3) Boards and C-Suite have a more active stake in data security matters: Every year, companies must now present their Board or governing body with their written information security program, and senior officers must now provide annual certifications of compliance with the security programs to the FTC.  The FTC desires a company’s senior leadership to be more involved in complying with key data security guidelines. These changes are consistent with research that suggests that increased oversight at the executive level dramatically improves the company’s data security safeguarding. 

The FTC has already incorporated these improvements into seven orders it made against companies in 2019. Although the results of these new changes have yet to be seen in enhancing cybersecurity nationwide, the changes no doubt address gaps in companies’ data security programs that have led to serious and large-scale breaches of consumer information in the past few years. The FTC’s efforts to address cybersecurity are intended to protect consumers but will require businesses to devote additional resources to counter a problem that is not likely to go away any time soon.

Consumer Lending and Services, Legal Developments

New California lending rate limit (AB 539) impacts some B2B loans

On October 10, 2019, the Fair Access to Credit Act (AB 539) was signed into law by California Governor Gavin Newsom and becomes effective on January 1, 2020. As detailed in a previous publication, the law applies only to loans made under the California Financing Law (CFL) and imposes requirements related to interest rate caps, borrower education, credit reporting and maximum loan repayment periods.

It is important for commercial (B2B) CFL licensed lenders to note that under AB 539, commercial loans with a principal amount of less than $5,000 are considered consumer loans under the CFL, regardless of the intended purpose of the loan.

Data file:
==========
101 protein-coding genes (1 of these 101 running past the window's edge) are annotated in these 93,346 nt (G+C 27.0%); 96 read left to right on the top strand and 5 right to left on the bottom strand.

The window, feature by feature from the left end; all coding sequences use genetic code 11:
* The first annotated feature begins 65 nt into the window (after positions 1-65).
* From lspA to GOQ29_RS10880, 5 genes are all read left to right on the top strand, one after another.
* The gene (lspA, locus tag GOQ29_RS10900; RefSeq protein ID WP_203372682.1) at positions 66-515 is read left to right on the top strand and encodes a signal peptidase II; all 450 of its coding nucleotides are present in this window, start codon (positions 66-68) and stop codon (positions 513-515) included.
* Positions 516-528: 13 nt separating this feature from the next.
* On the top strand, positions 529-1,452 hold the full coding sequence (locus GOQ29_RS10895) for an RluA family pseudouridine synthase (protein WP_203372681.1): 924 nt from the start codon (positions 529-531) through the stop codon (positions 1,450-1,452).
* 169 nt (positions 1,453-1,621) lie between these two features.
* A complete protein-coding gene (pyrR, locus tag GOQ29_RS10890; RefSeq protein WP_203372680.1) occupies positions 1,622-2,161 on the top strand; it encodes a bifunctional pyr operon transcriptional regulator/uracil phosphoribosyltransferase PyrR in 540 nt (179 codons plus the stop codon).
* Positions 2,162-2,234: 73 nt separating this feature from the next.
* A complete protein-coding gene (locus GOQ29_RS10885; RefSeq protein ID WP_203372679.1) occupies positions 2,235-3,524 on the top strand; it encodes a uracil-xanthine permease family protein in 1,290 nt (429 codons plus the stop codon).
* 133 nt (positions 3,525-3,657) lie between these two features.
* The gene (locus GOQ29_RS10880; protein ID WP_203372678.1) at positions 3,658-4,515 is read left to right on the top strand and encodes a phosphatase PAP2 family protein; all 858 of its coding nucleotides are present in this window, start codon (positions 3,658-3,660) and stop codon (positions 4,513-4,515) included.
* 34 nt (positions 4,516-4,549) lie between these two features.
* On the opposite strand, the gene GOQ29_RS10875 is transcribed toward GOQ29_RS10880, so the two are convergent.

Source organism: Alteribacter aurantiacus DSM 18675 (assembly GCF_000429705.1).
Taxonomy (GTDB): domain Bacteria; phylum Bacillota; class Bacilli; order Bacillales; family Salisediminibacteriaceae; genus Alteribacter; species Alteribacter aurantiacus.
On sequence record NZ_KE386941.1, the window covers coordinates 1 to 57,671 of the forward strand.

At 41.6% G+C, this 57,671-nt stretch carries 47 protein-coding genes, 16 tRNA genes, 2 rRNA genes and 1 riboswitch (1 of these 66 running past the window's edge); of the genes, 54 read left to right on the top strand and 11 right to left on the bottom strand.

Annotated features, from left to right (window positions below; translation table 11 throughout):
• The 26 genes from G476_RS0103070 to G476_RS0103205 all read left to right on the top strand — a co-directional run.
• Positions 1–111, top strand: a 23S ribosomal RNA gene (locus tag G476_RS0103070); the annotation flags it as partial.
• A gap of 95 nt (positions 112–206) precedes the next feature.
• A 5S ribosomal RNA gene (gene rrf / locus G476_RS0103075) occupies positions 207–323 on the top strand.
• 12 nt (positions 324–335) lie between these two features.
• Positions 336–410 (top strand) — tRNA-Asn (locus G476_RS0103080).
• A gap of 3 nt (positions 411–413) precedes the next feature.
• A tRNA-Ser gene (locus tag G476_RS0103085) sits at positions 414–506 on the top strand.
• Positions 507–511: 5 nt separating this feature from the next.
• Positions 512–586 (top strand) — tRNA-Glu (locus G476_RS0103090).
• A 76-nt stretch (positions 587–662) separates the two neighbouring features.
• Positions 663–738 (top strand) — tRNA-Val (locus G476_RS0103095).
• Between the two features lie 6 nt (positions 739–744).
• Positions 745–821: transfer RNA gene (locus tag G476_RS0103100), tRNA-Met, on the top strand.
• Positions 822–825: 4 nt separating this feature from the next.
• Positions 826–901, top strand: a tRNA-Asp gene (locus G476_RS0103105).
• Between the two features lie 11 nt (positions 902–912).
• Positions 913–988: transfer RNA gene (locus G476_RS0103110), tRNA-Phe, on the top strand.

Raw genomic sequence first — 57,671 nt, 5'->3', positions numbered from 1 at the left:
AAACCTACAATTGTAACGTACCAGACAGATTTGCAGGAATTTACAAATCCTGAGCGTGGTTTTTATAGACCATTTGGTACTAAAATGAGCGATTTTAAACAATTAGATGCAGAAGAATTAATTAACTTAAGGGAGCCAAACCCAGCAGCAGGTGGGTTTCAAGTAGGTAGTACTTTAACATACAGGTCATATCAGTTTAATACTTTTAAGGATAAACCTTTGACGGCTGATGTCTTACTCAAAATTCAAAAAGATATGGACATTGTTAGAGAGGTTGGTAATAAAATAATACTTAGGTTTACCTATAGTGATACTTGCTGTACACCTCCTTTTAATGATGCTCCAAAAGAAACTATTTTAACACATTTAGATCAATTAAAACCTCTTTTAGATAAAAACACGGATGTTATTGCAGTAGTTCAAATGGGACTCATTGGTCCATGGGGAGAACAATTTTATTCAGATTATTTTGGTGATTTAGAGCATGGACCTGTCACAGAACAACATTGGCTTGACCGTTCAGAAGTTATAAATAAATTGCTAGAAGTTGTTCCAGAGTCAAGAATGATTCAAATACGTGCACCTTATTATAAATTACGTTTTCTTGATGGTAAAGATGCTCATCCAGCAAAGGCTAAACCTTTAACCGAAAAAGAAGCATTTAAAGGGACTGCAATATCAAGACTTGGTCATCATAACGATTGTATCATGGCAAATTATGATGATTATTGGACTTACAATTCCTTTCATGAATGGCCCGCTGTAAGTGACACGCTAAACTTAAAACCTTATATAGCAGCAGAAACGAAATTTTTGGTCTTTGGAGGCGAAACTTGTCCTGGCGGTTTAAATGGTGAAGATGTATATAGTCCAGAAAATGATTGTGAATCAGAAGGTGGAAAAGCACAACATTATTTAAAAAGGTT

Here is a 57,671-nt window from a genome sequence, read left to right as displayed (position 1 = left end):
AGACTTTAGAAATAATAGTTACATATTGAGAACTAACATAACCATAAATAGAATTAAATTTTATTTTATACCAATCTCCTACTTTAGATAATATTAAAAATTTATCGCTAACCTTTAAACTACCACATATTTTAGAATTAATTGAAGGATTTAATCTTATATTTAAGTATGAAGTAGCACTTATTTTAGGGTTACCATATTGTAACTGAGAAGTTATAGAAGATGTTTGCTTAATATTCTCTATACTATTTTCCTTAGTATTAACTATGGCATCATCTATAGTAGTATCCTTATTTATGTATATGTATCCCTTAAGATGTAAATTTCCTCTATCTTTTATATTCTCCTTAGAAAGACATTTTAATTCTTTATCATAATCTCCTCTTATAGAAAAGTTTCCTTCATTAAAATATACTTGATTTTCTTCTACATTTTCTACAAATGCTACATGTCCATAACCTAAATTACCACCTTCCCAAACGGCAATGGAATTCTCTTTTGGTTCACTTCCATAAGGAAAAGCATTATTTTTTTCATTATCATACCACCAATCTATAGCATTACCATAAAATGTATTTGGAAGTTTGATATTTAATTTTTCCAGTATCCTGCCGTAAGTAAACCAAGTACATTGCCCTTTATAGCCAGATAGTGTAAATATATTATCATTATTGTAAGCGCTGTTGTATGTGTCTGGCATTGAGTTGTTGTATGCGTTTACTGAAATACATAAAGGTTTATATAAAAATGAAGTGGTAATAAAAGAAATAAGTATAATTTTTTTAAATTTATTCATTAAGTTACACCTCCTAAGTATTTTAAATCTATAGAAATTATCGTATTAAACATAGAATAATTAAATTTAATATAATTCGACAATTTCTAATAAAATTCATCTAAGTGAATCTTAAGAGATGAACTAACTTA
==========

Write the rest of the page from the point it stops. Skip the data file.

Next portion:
Under Section 22203 of the CFL, “consumer loans” are defined as loans that the borrower intends to use primarily for personal, family or household purposes. 

Under Section 22502 of the CFL, “commercial loans” are defined loans with a principal amount of $5,000 or more, and the intended use is for other than personal, family or household purposes.

However, the definitions of consumer loans and commercial loans are not mutually exclusive, and under Section 22204 of the CFL, loans for commercial purposes with a principal amount of less than $5,000 are considered consumer loans under the CFL.  Such loans are, therefore, subject to provisions of the CFL applicable to consumer loans, even if the intended use is for commercial purposes. Accordingly, the provisions of AB 539 similarly apply to commercial loans made by CFL licensed lenders in an amount less than $5,000. 

Bricker attorneys have extensive experience with commercial lending regulations in California and other jurisdictions. For more information, please contact the author or any member of Bricker’s Banking & Financial Services group.

Consumer Lending and Services, Legal Developments

California limits lending rates for consumer loans

The Fair Access to Credit Act (AB 539) was signed into law by California Governor Gavin Newsom on October 10, 2019. The act requires California Finance Law (CFL) licensed lenders making consumer loans from at least $2,500 to less than $10,000 to comply with the following:

  • Lenders shall not charge a rate or service charges in excess of 36 percent plus the Federal Funds Rate.
  • Before providing loans, lenders must offer, at no cost to the borrower, an approved credit education class, which must include the following information:
    • The value of establishing a credit score
    • How to establish a credit score
    • Factors that impact a credit score
    • How to check one’s credit score
    • How to obtain a free copy of one’s credit report
    • How to dispute an error in one’s credit report
  • Lenders must not provide loans with terms less than 12 months, and such loans may not exceed the maximums under the act based on the principal amount of the loans. (Maximum terms range from 24 months and 15 days to 60 months and 15 days.)